Canadian Index of Well-Being Paints a Grim Picture of the Country

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“There is a feeling that all is not well in Canada. But it’s more than a feeling. It’s a fact.”

No matter how many times we read these words in the recent report on the 2016 Canadian Index of Well-being, it always sends chills down our spine. The state of affairs in the country is poorer than before in almost every measure. And we have the data and research to prove it.

The survey conducted by the University of Waterloo is grim and disturbing. But, more than that, it goes against every claim by the Liberal government that the Canadian middle class is thriving. It shows that many of the claims by Trudeau and his cabinet about the economic well-being of the people are based on lies.

The report’s highlights

One of the main concerns raised in the report is the growing disparity between national economic growth and the increase in the overall well-being of the people. For instance, the report cites the fact that the Canadian GDP grew by 28 percent but the well-being of the people increased just by 9.9 percent.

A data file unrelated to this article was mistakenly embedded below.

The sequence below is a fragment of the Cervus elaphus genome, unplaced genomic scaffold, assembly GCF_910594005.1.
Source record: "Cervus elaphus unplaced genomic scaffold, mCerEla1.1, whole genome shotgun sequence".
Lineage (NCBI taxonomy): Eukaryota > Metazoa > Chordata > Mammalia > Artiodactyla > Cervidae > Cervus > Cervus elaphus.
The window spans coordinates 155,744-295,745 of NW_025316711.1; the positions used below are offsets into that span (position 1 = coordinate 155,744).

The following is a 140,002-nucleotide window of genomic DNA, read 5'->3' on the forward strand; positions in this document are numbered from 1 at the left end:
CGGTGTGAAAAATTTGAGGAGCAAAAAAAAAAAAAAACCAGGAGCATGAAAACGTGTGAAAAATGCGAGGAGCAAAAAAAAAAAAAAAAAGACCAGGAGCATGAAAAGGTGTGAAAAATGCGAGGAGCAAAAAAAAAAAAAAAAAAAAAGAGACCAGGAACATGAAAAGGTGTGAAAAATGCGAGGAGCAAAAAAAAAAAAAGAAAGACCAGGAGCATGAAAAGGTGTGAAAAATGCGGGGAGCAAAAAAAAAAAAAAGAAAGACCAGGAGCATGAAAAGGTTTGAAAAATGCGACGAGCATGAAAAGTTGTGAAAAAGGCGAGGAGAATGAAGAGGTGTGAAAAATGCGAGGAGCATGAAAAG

No wonder the people are not satisfied with the status quo. They hear about the economic progress all around them. They hear about the post-recession economic recovery on the media. They hear from the Liberal politicians about how far the country has travelled. But, at the end of the month, they find themselves struggling to pay the bills.

The economic disparity

“When people go to bed at night, they don’t worry about GDP. They are worried about stringing together enough part-time jobs, rising tuition fees and affordable housing. They are thinking about the last time they got together with friends or the next time they can take a vacation,” says the report.

The report is the realization of the fact that there is a wide gap between the large-scale economic progress and its impact on the lowest levels of the society. It also shows that the Liberal claims that it’s the fault of the financial crisis because the economy is doing relatively better than the lifestyle of the people. Things need to change. And they need to change now.